Sean Hannity: In other words, in 20/20 hindsight, you would make a different decision.
Bush: Yeah, I don't know what that decision would have been, that's a hypothetical. The simple fact is that mistakes were made. As they always are in life and foreign policy. So we need to learn from the past to make sure that we're strong and secure moving forward.

What he should probably have said: "Knowing what we now know, I would not have engaged. I would not have gone into Iraq."

Wednesday, at a town hall in Nevada

The question is unclear.
Bush: Rewriting history is hypothetical. So I'll give you the full story. What she said was, knowing what we know now, what would you have done. Whatever I heard, it was translated, knowing what you knew then what would you do.
I answered it honestly, and I answered the way I would answer all the time, which is: There were mistakes made but based on the information that we had, it was the right decision -- and the same decision that people on the left and right agreed with.
The problem with hypotheticals is two-fold. One, when I was governor, I felt it a duty to call all the family members of people who lost their lives. I don't remember the total number, but it was easily over a hundred. I felt a duty to do that because I admired the sacrifice of their families, and I admired the men and women -- mostly men -- that made the ultimate sacrifice.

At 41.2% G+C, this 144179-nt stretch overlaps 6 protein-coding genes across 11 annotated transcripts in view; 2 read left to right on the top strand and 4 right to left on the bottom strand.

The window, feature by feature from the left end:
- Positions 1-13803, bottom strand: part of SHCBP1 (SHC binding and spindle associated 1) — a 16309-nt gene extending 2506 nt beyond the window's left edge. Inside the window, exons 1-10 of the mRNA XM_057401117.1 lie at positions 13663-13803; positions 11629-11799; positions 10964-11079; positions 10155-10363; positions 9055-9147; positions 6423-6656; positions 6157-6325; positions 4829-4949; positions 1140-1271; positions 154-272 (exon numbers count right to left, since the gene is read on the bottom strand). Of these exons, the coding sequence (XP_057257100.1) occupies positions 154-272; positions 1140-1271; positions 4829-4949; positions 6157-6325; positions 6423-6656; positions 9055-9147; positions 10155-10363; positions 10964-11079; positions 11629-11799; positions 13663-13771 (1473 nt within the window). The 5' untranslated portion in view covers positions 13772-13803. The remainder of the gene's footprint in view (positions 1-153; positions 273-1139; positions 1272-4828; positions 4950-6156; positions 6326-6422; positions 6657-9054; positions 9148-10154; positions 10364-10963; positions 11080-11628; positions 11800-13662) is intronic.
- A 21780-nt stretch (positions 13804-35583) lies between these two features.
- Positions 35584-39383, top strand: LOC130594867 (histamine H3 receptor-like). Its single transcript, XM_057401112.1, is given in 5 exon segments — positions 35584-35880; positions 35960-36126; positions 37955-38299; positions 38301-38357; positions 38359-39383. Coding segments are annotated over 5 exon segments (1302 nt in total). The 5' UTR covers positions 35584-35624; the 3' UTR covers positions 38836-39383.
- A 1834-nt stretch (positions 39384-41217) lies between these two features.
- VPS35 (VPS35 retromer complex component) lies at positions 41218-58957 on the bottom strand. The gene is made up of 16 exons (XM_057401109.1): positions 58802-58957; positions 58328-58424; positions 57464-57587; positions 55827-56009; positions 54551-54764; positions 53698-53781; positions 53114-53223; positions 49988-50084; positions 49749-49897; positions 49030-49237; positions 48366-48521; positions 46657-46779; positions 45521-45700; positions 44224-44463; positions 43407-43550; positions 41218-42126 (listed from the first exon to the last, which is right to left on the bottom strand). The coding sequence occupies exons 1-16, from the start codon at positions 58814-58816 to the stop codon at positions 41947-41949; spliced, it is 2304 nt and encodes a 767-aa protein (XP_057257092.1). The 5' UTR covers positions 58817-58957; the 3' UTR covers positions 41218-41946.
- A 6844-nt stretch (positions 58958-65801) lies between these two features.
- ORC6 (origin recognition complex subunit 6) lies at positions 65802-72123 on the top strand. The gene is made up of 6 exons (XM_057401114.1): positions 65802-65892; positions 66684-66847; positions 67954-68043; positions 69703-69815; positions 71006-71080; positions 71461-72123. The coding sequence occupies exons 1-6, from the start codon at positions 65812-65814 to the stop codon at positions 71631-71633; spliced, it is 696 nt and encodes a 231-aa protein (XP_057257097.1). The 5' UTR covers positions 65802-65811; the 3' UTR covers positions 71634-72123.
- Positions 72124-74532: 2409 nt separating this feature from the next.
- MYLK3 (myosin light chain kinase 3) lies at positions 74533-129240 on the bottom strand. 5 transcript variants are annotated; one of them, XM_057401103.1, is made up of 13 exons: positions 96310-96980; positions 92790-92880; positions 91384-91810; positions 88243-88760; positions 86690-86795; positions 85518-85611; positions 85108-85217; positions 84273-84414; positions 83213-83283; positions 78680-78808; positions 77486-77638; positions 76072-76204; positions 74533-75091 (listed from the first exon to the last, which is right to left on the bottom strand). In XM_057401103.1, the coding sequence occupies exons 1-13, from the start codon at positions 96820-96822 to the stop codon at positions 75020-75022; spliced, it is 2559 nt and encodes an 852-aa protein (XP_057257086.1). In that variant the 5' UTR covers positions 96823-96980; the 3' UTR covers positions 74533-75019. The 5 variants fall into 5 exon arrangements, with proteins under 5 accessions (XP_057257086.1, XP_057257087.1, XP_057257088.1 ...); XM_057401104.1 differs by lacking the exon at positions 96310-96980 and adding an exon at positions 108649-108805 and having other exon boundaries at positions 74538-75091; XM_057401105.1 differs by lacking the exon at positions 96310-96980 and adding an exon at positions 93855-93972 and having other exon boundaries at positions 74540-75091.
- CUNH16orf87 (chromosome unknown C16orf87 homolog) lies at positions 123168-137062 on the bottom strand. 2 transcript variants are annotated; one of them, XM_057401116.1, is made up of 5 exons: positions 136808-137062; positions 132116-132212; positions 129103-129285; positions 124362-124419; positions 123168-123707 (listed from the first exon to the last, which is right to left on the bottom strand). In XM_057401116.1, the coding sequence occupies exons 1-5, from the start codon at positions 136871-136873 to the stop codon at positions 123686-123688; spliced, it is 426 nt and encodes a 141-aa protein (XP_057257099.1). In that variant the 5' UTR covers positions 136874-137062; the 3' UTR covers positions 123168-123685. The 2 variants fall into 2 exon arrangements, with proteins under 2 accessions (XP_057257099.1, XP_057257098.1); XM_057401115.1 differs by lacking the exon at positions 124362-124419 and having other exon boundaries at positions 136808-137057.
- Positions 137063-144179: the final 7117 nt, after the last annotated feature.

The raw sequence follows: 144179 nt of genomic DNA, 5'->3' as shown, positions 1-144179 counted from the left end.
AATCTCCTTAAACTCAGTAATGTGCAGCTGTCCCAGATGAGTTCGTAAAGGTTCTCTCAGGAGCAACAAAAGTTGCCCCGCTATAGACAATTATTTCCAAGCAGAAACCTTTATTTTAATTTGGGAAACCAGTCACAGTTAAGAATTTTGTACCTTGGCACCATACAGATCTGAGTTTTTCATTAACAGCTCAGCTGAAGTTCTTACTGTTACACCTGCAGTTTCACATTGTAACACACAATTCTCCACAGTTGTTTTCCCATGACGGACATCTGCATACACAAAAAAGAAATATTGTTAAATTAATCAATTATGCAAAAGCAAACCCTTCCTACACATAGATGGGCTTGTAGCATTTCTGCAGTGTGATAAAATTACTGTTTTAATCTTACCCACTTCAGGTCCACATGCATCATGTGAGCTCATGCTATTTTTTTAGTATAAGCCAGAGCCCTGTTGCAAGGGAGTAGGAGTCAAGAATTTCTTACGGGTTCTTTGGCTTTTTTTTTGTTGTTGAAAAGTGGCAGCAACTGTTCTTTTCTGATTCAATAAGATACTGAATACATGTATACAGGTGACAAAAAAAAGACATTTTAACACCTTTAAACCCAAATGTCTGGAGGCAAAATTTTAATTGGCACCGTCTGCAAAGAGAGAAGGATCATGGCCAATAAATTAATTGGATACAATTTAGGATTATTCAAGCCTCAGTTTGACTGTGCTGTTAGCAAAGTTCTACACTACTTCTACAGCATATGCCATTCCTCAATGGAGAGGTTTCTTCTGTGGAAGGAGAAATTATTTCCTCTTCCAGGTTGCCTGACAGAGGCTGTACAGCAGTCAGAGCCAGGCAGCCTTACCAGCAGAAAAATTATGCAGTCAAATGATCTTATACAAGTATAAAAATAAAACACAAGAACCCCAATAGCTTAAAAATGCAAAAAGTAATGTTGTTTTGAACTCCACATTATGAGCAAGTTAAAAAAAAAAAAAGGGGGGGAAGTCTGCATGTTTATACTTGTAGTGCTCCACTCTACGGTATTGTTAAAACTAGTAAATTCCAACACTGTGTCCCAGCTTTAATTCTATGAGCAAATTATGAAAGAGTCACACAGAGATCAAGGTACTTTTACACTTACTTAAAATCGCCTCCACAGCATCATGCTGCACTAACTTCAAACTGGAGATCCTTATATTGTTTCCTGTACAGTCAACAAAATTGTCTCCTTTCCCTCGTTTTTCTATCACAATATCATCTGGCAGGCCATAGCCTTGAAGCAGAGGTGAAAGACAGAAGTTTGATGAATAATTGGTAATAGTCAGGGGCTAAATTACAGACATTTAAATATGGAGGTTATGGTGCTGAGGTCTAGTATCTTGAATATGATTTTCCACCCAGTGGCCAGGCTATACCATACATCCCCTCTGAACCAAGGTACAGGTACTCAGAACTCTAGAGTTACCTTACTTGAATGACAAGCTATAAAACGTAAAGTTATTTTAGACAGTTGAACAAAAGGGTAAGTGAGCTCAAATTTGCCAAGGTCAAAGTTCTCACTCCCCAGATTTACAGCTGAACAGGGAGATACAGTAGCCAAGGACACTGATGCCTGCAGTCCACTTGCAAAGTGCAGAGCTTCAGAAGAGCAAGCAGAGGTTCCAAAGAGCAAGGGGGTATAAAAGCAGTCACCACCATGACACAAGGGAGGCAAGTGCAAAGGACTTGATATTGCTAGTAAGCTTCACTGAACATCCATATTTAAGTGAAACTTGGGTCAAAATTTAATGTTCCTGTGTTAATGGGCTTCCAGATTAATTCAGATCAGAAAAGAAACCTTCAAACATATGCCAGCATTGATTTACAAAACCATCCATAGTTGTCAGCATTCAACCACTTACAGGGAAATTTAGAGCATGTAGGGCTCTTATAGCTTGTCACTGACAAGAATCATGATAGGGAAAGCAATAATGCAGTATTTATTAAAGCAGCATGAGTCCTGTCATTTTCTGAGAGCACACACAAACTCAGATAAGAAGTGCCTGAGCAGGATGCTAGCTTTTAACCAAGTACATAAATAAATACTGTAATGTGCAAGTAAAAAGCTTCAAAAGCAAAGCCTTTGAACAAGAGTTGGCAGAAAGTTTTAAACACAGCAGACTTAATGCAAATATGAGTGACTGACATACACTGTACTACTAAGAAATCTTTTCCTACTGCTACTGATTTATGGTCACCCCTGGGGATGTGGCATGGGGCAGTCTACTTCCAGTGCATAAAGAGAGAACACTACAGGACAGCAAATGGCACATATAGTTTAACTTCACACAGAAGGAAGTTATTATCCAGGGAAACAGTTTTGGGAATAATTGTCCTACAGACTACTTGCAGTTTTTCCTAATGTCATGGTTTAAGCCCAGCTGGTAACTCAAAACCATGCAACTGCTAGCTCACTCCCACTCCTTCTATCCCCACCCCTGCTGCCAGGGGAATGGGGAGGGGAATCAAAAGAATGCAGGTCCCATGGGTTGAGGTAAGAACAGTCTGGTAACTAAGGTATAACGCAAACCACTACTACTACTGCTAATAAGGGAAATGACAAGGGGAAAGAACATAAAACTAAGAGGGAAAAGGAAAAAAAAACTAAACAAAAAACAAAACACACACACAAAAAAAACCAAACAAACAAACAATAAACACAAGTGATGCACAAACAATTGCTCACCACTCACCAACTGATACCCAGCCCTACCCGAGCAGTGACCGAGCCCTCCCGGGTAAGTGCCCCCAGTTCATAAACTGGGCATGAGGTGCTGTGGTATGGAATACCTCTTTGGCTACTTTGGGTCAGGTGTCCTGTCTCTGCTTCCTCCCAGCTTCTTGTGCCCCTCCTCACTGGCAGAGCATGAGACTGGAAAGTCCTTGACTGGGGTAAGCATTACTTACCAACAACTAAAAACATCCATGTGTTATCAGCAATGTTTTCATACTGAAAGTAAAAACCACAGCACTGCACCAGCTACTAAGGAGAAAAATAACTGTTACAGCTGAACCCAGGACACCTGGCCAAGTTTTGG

Going back in time and talking about hypothetical, "what would have happened, what could have happened," I think does a disservice for them. What we ought to be focusing on is what are the lessons learned. There are two lessons learned on this.
One is, if you're gonna go to war, make sure that you have the best intelligence possible. And the intelligence broke down. That's clearly one of the mistakes of this. Secondly, if you're going to do this have a strategy of security, and have a strategy to get out. Both of those things didn't work, although I'll give my brother credit. Once the mess was created, he solved that mess with the surge and created a much more stable Iraq. That was squandered in some ways when President Obama did not keep any small level of troop level, and those voids, now we're having to deal with that.
I think the focus ought to be on that. On the future. I respect the question, but if we're gonna get back into hypotheticals I think it does a disservice for a lot of people that sacrificed a lot.

What he should probably have said: "Knowing what we now know, I would not have engaged. I would not have gone into Iraq."

Thursday, at a town hall in Arizona

The question is unknown.
Bush: If we're all supposed to answer hypothetical questions: Knowing what we now know, what would you have done? I would not have engaged. I would not have gone into Iraq.

What he should probably have said: That.

He added: "That's not to say the world is  safer because Saddam Hussein is gone. It is significantly safer. That's not to say that there was a courageous effort to bring about a surge that created stability in Iraq. All of that is true. And that's not to say that the men and women that have served in uniform, and many others that went to Iraq to serve did so certainly honorably. But we've answered the question now."

Fair warning: It may come up again.